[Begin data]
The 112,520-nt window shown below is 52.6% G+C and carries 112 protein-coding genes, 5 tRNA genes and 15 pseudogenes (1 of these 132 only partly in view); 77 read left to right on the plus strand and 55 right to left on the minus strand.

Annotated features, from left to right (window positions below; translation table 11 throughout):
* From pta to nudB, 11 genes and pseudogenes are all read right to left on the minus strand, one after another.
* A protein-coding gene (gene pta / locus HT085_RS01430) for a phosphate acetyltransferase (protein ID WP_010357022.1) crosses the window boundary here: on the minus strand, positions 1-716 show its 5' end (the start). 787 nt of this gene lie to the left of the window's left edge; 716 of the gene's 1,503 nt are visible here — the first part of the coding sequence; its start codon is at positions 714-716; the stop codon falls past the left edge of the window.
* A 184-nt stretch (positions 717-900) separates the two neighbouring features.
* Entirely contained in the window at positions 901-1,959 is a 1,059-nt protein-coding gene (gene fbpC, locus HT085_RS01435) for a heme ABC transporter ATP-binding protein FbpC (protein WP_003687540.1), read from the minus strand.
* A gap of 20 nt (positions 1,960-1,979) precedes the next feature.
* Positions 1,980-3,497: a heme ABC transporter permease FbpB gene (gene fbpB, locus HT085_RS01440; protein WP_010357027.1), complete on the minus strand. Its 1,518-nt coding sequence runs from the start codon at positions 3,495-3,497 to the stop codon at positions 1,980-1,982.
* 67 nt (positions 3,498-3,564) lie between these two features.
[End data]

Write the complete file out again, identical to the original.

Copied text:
The 112,520-nt window shown below is 52.6% G+C and carries 112 protein-coding genes, 5 tRNA genes and 15 pseudogenes (1 of these 132 only partly in view); 77 read left to right on the plus strand and 55 right to left on the minus strand.

Annotated features, from left to right (window positions below; translation table 11 throughout):
* From pta to nudB, 11 genes and pseudogenes are all read right to left on the minus strand, one after another.
* A protein-coding gene (gene pta / locus HT085_RS01430) for a phosphate acetyltransferase (protein ID WP_010357022.1) crosses the window boundary here: on the minus strand, positions 1-716 show its 5' end (the start). 787 nt of this gene lie to the left of the window's left edge; 716 of the gene's 1,503 nt are visible here — the first part of the coding sequence; its start codon is at positions 714-716; the stop codon falls past the left edge of the window.
* A 184-nt stretch (positions 717-900) separates the two neighbouring features.
* Entirely contained in the window at positions 901-1,959 is a 1,059-nt protein-coding gene (gene fbpC, locus HT085_RS01435) for a heme ABC transporter ATP-binding protein FbpC (protein WP_003687540.1), read from the minus strand.
* A gap of 20 nt (positions 1,960-1,979) precedes the next feature.
* Positions 1,980-3,497: a heme ABC transporter permease FbpB gene (gene fbpB, locus HT085_RS01440; protein WP_010357027.1), complete on the minus strand. Its 1,518-nt coding sequence runs from the start codon at positions 3,495-3,497 to the stop codon at positions 1,980-1,982.
* 67 nt (positions 3,498-3,564) lie between these two features.